PA Advisors, LLC v. Google Inc. et al
RESPONSE in Opposition re #420 MOTION in Limine (Defendant Yahoo! Inc.'s Motions in Limine) MOTION in Limine (Defendant Yahoo! Inc.'s Motions in Limine) filed by PA Advisors, LLC. (Attachments: #1 Affidavit, #2 Exhibit A-1, #3 Exhibit A-2, #4 Exhibit A-3)(Anderson, Patrick)
PA Advisors, LLC v. Google Inc. et al
Doc. 460 Att. 4
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UNISEARCH: A N A D V A N C E IN PERSONALIZED INTERNET SEARCH
Unisearch (or t h e "Company") has developed an enabling methodology, based on a unique multi-disciplinary approach, which minimizes the time requirement and inefficiency associated with current online search technology. A t present a typical search tends to produce hundreds, even thousands, o f search results requiring labor-intensive, time-consuming screening by the user. In addition, because t h e great majority o f results often turn out to be o f little utility, users frequently experience frustration concerning their inability to find the information they are seeking. Conversely, the proprietary Unisearch system will produce results specifically targeted to each user's uniquely individual characteristics and needs, resulting in a streamlined process and a customized end product. Unisearch can benefit the average Web surfer as well as professional researchers and businesses. It also has the potential for broad e-commerce applications. Its methodology can be applied to t h e public Internet a s well as corporate, institutional, and other proprietary databases. Certain applications can be immediately commercialized, such as an online dating service, generating revenues while the development for additional applications is being completed. The Company has applied for patent protection in t h e US and under the Patent Cooperation T r e a t y ("PCT") w h i c h f a c i l i t a t e s i n t e r n a t i o n a l p a t e n t p r o t e c t i o n .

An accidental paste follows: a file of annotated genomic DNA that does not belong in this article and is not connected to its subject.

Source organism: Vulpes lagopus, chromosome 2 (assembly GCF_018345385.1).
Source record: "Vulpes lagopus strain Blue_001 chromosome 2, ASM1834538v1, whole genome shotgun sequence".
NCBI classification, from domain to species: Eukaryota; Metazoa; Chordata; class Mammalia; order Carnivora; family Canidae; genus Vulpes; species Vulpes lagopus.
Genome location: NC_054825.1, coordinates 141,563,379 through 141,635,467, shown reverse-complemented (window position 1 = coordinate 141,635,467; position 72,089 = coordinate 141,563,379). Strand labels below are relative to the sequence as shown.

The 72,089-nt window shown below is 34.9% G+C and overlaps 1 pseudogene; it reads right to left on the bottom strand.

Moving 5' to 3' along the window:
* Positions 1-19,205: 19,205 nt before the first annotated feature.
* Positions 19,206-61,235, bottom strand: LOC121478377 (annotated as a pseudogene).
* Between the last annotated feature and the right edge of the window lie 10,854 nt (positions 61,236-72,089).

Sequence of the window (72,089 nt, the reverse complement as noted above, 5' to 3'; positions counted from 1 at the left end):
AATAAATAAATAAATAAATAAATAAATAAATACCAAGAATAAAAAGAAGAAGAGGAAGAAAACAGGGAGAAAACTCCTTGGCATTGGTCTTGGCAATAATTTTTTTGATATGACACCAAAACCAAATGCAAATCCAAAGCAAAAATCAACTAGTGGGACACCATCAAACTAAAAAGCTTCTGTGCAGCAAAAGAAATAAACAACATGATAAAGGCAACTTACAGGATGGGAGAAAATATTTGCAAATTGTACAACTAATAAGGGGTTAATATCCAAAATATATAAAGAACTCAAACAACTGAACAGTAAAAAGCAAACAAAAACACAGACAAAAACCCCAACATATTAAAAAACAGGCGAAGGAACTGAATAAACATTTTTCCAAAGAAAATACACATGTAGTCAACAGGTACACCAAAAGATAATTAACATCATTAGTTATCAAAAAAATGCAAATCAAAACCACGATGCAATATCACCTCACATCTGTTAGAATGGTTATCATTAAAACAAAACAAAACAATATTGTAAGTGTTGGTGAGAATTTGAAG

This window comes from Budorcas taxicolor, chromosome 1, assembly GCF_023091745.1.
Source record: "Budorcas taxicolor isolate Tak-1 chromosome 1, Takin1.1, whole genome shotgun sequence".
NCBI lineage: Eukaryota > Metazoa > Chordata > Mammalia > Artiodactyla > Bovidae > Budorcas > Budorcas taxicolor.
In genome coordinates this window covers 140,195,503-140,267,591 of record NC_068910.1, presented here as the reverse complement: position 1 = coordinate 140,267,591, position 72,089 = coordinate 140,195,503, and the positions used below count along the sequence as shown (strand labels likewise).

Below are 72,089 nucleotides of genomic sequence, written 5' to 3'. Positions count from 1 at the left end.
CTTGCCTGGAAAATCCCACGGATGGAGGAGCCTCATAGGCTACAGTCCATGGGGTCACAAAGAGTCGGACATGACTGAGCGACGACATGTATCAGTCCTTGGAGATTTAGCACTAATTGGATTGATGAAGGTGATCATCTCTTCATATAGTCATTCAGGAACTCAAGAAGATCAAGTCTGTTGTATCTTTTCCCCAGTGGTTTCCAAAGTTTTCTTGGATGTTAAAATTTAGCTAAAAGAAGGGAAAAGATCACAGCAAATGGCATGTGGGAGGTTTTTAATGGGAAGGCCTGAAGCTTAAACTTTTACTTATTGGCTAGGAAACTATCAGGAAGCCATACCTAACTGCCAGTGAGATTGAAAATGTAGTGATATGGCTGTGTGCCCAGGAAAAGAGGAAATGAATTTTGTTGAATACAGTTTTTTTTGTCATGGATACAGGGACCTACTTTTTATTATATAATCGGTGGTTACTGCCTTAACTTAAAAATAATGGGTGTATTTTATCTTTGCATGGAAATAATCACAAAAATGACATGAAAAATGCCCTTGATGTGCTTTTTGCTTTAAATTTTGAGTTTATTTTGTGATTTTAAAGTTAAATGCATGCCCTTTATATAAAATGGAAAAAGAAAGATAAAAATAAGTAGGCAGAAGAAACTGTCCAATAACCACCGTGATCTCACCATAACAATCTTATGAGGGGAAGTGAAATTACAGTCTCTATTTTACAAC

Value t o Investors
T h e v a l u e o f t h e C o m p a n y t o p o t e n t i a l i n v e s t o r s i s d e m o n s t r a t e d below: